Crew Resource Management (CRM) training was first introduced in the late 1970s as a means to combating an increased number of accidents in which poor teamwork in the cockpit was a significant contributing factor. Since then, CRM training has expanded beyond the cockpit, for example, to cabin crews, maintenance crews, health care teams, nuclear power teams, and offshore oil teams. Not only has CRM expanded across communities, it has also drawn from a host of theories from multiple disciplines and evolved through a number of generations. Furthermore, a host of methodologies and tools have been developed that have allowed the community to better study and measure its effect on team performance and ultimately safety. Lacking, however, is a forum in which researchers and practitioners alike can turn to in order to understand where CRM has come from and where it is going. This volume, part of the 'Critical Essays on Human Factors in Aviation' series, proposes to do just that by providing a selection of readings which depicts the past, present, and future of CRM research and training.
The TransNav 2011 Symposium held at the Gdynia Maritime University, Poland in June 2011 has brought together a wide range of participants from all over the world. The program has offered a variety of contributions, allowing to look at many aspects of the navigational safety from various different points of view. Topics presented and discussed at the Symposium were: navigation, safety at sea, sea transportation, education of navigators and simulator-based training, sea traffic engineering, ship's manoeuvrability, integrated systems, electronic charts systems, satellite, radio-navigation and anti-collision systems and many others. This book is part of a series of six volumes and provides an overview of Human Resources and Crew Resource management and is addressed to scientists and professionals involved in research and development of navigation, safety of navigation and sea transportation.
Cockpit Resource Management (CRM) has gained increased attention from the airline industry in recent years due to the growing number of accidents and near misses in airline traffic. This book, authored by the first generation of CRM experts, is the first comprehensive work on CRM. Cockpit Resource Management is a far-reaching discussion of crew coordination, communication, and resources from both within and without the cockpit. A valuable resource for commercialand military airline training curriculum, the book is also a valuable reference for business professionals who are interested in effective communication among interactive personnel. Key Features * Discusses international and cultural aspects of CRM * Examines the design and implementation of Line-Oriented Flight Training (LOFT) * Explains CRM, LOFT, and cockpit automation * Provides a case history of CRM training which improved flight safety for a major airline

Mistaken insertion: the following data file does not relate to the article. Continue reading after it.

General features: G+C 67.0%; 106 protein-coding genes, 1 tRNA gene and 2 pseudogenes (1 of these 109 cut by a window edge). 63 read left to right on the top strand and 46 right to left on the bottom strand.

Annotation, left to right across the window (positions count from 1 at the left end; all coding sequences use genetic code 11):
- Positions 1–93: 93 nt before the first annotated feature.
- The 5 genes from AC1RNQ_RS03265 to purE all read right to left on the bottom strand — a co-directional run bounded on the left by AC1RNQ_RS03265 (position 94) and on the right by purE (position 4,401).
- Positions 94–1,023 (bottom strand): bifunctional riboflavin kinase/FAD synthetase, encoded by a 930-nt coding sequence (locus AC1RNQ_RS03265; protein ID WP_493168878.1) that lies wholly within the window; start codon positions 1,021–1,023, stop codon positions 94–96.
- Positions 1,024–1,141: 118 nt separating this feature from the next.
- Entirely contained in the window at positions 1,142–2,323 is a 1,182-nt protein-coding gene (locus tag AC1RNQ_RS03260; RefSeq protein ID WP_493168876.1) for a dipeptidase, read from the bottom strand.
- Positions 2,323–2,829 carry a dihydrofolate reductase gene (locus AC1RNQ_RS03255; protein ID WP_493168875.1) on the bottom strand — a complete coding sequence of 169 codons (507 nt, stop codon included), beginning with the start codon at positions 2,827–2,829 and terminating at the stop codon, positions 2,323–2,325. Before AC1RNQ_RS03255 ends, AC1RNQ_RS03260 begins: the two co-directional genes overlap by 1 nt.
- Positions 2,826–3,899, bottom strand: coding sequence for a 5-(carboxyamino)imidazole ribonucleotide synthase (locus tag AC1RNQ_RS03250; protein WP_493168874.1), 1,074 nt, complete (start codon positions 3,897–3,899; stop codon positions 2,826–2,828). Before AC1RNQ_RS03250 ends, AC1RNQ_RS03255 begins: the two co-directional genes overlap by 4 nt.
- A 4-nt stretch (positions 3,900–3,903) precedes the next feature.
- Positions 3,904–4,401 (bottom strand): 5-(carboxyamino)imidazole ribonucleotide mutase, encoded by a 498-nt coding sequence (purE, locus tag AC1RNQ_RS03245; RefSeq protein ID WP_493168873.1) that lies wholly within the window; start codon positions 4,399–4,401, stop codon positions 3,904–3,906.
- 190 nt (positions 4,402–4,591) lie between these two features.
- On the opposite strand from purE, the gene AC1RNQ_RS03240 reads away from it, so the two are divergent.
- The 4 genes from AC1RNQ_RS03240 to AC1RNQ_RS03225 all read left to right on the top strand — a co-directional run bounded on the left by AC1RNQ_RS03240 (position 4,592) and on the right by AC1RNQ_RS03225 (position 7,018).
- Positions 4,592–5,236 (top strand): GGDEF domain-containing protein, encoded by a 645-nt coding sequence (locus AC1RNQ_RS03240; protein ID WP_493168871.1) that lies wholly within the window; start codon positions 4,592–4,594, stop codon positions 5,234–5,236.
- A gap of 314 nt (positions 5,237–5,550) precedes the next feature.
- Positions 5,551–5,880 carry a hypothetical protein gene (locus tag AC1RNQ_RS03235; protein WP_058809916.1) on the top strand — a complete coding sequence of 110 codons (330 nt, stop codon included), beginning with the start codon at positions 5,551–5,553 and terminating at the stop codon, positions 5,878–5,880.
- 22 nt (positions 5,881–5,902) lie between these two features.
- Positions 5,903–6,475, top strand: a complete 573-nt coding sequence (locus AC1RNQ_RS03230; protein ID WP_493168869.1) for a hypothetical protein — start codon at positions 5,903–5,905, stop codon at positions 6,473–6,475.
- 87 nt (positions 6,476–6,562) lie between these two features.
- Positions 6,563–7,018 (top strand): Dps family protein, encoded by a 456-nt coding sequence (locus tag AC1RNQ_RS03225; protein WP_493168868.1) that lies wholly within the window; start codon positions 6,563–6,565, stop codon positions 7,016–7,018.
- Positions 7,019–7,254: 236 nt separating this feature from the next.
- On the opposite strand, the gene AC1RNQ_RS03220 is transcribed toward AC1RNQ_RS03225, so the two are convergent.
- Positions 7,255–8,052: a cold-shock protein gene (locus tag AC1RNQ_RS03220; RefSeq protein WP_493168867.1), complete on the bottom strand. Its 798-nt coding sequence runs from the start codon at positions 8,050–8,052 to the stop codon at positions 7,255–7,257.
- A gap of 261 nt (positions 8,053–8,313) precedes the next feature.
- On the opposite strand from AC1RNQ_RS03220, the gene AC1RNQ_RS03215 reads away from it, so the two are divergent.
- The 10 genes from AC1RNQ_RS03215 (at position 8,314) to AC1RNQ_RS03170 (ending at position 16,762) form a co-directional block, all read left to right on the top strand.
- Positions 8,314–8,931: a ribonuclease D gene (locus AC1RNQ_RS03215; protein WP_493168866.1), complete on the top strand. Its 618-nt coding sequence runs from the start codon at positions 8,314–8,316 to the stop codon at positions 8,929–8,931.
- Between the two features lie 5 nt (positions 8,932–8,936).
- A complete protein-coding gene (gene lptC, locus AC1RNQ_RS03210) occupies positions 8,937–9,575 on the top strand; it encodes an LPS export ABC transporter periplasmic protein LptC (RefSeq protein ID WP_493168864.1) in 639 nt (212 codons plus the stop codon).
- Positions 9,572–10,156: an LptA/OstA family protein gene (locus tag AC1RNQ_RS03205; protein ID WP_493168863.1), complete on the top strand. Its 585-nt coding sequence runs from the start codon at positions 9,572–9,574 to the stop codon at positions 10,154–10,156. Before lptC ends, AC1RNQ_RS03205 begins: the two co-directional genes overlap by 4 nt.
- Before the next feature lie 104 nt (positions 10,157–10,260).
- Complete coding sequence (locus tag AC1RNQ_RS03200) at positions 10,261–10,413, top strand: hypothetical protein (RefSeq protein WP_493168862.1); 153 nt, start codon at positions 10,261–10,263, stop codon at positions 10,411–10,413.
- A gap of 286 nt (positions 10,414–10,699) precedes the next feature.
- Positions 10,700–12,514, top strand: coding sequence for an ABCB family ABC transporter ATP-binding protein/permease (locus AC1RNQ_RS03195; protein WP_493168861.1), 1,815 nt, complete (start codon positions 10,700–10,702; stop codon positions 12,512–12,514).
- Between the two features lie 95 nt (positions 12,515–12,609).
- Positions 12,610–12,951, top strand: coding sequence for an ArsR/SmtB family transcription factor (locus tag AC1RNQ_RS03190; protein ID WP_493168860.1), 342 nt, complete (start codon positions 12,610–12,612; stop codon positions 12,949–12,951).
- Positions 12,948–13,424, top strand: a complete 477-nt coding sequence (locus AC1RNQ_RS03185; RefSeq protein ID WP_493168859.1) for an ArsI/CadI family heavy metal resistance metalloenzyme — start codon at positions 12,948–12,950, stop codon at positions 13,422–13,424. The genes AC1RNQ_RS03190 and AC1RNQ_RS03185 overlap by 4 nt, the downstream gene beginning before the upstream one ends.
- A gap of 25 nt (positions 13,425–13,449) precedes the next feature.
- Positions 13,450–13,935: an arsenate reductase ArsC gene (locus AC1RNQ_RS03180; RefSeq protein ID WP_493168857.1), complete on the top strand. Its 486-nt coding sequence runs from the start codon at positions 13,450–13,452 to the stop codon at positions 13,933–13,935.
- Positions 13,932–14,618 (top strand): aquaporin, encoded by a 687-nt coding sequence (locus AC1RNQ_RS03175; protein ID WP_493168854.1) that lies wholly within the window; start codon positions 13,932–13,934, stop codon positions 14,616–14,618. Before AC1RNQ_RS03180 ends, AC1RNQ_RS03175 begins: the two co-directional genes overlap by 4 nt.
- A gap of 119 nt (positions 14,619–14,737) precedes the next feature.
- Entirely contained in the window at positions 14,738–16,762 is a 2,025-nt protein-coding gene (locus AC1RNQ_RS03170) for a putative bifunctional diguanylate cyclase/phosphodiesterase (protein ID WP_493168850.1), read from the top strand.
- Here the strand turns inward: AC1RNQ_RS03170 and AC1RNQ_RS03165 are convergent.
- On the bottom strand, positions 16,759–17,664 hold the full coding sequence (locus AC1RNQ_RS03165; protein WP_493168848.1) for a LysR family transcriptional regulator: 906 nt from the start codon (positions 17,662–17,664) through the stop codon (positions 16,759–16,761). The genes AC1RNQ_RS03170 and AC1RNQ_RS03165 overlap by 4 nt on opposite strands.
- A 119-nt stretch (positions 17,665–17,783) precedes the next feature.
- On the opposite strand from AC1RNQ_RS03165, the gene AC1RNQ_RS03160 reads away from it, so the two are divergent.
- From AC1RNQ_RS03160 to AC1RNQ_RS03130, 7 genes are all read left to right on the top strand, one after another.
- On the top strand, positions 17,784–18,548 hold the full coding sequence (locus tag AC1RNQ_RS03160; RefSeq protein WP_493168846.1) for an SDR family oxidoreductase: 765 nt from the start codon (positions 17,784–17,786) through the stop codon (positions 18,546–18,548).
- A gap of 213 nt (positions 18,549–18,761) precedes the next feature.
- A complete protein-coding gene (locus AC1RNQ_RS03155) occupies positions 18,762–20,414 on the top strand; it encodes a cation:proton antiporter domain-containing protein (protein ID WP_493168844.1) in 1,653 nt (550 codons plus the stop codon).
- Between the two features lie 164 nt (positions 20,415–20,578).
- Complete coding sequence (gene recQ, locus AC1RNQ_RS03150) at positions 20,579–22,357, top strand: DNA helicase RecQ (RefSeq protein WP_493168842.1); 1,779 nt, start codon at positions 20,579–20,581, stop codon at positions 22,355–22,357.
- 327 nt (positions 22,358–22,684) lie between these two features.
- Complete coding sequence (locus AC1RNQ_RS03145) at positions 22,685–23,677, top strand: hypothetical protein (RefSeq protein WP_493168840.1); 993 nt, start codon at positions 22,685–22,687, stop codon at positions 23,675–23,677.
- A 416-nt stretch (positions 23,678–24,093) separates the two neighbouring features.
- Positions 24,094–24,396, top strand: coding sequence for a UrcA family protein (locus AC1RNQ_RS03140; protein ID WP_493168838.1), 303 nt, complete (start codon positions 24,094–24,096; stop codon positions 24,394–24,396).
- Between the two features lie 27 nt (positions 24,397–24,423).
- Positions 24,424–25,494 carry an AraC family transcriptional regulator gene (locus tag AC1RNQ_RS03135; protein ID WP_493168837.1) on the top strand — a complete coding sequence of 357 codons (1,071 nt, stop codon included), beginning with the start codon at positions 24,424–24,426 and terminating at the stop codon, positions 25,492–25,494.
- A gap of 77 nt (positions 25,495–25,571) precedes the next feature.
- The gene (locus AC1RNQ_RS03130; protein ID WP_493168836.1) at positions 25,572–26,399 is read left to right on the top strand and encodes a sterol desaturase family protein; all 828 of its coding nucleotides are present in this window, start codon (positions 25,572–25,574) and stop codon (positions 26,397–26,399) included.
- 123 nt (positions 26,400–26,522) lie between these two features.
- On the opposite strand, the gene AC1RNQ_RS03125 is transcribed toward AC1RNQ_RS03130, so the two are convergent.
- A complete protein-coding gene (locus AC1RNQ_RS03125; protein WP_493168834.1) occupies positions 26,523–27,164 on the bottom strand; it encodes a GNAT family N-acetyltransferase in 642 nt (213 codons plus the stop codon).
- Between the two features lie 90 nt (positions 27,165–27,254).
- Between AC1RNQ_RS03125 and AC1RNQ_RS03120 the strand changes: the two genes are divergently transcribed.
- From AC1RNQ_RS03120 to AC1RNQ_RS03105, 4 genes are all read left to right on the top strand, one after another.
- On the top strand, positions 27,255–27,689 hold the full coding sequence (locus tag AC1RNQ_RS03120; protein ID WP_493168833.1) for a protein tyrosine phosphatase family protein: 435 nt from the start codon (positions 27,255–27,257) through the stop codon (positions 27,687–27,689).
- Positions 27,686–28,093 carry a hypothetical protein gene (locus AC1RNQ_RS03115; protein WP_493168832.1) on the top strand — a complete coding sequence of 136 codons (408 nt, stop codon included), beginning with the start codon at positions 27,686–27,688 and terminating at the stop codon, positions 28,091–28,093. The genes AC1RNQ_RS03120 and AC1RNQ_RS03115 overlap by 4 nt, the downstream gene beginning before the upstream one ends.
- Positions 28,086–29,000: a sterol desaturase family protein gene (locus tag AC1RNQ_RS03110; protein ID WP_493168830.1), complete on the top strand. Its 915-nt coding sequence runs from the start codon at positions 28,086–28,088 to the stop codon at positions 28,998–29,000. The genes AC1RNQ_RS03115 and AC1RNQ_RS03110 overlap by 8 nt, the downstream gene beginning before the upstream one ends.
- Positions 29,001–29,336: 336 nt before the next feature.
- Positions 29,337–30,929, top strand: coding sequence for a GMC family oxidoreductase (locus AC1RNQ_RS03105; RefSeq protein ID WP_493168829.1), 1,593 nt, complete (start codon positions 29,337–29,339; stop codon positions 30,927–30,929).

Produced by a world-renowned team of trauma specialists, this source reviews initial management considerations beginning in the pre-hospital phase, continues through the primary and secondary surveys of the hospital-based evaluation process, and proceeds to the perioperative management of trauma, burns, and associated conditions. This reference pro
Expert authors demonstrate the topic using pilot drawn from an FAA/NASA sponsored database. A post-mortem of real-life, real-pilot accidents are examined to explain what went wrong and why. An action agenda is drawn of preventive techniques pilots can effect to avoid the same risks.
An airline maintenance department undertook a CRM training program to change its safety and operating culture. In 2 1/2 years this airline trained 2200 management staff and salaried professionals. Participants completed attitude surveys immediately before and after the training, as well as two months, six months, and one year afterward. On-site interviews were conducted to test and confirm the survey results. Comparing managers' attitudes immediately after their training with their pretraining attitudes showed significant improvement for three attitudes. A fourth attitude, assertiveness, improved significantly above the pretraining levels two months after training. The expected effect of the training on all four attitude scales did not change significantly thereafter. Participants' self-reported behaviors and interview comments confirmed their shift from passive to more active behaviors over time. Safety, efficiency, and dependability performance were measured before the onset of the training and for some 30 months afterward. Associations with subsequent performance were strongest with positive attitudes about sharing command (participation), assertiveness, and stress management when those attitudes were measured 2 and 12 months after the training. The two month follow-up survey results were especially strong and indicate that active behaviors learned from the CRM training consolidate and strengthen in the months immediately following training. Taylor, J. C. and Robertson, M. M. Unspecified Center...